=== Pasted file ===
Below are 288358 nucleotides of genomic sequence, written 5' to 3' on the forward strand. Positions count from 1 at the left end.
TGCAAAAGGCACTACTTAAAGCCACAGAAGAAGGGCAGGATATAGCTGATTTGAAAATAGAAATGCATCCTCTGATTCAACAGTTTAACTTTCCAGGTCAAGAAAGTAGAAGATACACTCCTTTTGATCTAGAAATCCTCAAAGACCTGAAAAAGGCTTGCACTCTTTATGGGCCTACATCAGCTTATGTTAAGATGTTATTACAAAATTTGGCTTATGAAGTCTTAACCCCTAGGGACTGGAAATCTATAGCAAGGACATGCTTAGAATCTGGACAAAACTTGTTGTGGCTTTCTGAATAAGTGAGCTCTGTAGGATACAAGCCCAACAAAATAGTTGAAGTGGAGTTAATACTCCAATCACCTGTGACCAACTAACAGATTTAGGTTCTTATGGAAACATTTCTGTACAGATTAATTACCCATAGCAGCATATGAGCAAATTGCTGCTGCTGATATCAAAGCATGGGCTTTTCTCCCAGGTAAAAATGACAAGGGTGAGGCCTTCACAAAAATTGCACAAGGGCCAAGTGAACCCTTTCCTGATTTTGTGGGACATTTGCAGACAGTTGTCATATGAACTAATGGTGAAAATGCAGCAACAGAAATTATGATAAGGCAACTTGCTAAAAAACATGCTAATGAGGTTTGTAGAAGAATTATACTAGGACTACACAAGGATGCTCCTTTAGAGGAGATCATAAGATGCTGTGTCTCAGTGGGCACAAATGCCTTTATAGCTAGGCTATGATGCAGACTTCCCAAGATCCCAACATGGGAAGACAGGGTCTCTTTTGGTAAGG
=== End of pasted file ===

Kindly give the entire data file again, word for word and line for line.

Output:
Below are 288358 nucleotides of genomic sequence, written 5' to 3' on the forward strand. Positions count from 1 at the left end.
TGCAAAAGGCACTACTTAAAGCCACAGAAGAAGGGCAGGATATAGCTGATTTGAAAATAGAAATGCATCCTCTGATTCAACAGTTTAACTTTCCAGGTCAAGAAAGTAGAAGATACACTCCTTTTGATCTAGAAATCCTCAAAGACCTGAAAAAGGCTTGCACTCTTTATGGGCCTACATCAGCTTATGTTAAGATGTTATTACAAAATTTGGCTTATGAAGTCTTAACCCCTAGGGACTGGAAATCTATAGCAAGGACATGCTTAGAATCTGGACAAAACTTGTTGTGGCTTTCTGAATAAGTGAGCTCTGTAGGATACAAGCCCAACAAAATAGTTGAAGTGGAGTTAATACTCCAATCACCTGTGACCAACTAACAGATTTAGGTTCTTATGGAAACATTTCTGTACAGATTAATTACCCATAGCAGCATATGAGCAAATTGCTGCTGCTGATATCAAAGCATGGGCTTTTCTCCCAGGTAAAAATGACAAGGGTGAGGCCTTCACAAAAATTGCACAAGGGCCAAGTGAACCCTTTCCTGATTTTGTGGGACATTTGCAGACAGTTGTCATATGAACTAATGGTGAAAATGCAGCAACAGAAATTATGATAAGGCAACTTGCTAAAAAACATGCTAATGAGGTTTGTAGAAGAATTATACTAGGACTACACAAGGATGCTCCTTTAGAGGAGATCATAAGATGCTGTGTCTCAGTGGGCACAAATGCCTTTATAGCTAGGCTATGATGCAGACTTCCCAAGATCCCAACATGGGAAGACAGGGTCTCTTTTGGTAAGG